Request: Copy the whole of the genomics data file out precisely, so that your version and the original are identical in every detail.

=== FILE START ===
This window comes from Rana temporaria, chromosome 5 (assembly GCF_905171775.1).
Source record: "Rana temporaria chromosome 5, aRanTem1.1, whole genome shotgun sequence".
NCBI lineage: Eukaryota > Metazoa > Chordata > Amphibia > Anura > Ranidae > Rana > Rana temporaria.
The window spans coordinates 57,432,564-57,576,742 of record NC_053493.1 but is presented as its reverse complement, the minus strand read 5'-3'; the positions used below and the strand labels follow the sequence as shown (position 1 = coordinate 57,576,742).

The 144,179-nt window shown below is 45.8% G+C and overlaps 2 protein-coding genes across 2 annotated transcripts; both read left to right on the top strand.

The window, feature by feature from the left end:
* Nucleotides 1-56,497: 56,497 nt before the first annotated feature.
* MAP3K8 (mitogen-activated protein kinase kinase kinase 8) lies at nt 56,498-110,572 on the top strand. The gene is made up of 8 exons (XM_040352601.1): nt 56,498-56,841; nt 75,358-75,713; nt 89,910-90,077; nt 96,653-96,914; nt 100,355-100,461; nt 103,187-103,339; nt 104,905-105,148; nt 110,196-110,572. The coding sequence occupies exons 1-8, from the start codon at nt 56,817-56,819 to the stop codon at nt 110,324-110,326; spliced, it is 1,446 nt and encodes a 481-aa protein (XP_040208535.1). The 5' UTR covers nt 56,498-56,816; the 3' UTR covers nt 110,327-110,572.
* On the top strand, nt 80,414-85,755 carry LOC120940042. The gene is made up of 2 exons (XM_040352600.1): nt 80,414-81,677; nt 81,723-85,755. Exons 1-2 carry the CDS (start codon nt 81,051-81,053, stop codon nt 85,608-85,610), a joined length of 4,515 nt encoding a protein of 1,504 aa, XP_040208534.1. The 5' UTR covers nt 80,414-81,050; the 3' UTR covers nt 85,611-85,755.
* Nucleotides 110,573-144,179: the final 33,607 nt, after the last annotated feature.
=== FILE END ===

This window comes from Rana temporaria, chromosome 5 (assembly GCF_905171775.1).
Source record: "Rana temporaria chromosome 5, aRanTem1.1, whole genome shotgun sequence".
NCBI lineage: Eukaryota > Metazoa > Chordata > Amphibia > Anura > Ranidae > Rana > Rana temporaria.
The window spans coordinates 57,432,564-57,576,742 of record NC_053493.1 but is presented as its reverse complement, the minus strand read 5'-3'; the positions used below and the strand labels follow the sequence as shown (position 1 = coordinate 57,576,742).

The 144,179-nt window shown below is 45.8% G+C and overlaps 2 protein-coding genes across 2 annotated transcripts; both read left to right on the top strand.

The window, feature by feature from the left end:
* Nucleotides 1-56,497: 56,497 nt before the first annotated feature.
* MAP3K8 (mitogen-activated protein kinase kinase kinase 8) lies at nt 56,498-110,572 on the top strand. The gene is made up of 8 exons (XM_040352601.1): nt 56,498-56,841; nt 75,358-75,713; nt 89,910-90,077; nt 96,653-96,914; nt 100,355-100,461; nt 103,187-103,339; nt 104,905-105,148; nt 110,196-110,572. The coding sequence occupies exons 1-8, from the start codon at nt 56,817-56,819 to the stop codon at nt 110,324-110,326; spliced, it is 1,446 nt and encodes a 481-aa protein (XP_040208535.1). The 5' UTR covers nt 56,498-56,816; the 3' UTR covers nt 110,327-110,572.
* On the top strand, nt 80,414-85,755 carry LOC120940042. The gene is made up of 2 exons (XM_040352600.1): nt 80,414-81,677; nt 81,723-85,755. Exons 1-2 carry the CDS (start codon nt 81,051-81,053, stop codon nt 85,608-85,610), a joined length of 4,515 nt encoding a protein of 1,504 aa, XP_040208534.1. The 5' UTR covers nt 80,414-81,050; the 3' UTR covers nt 85,611-85,755.
* Nucleotides 110,573-144,179: the final 33,607 nt, after the last annotated feature.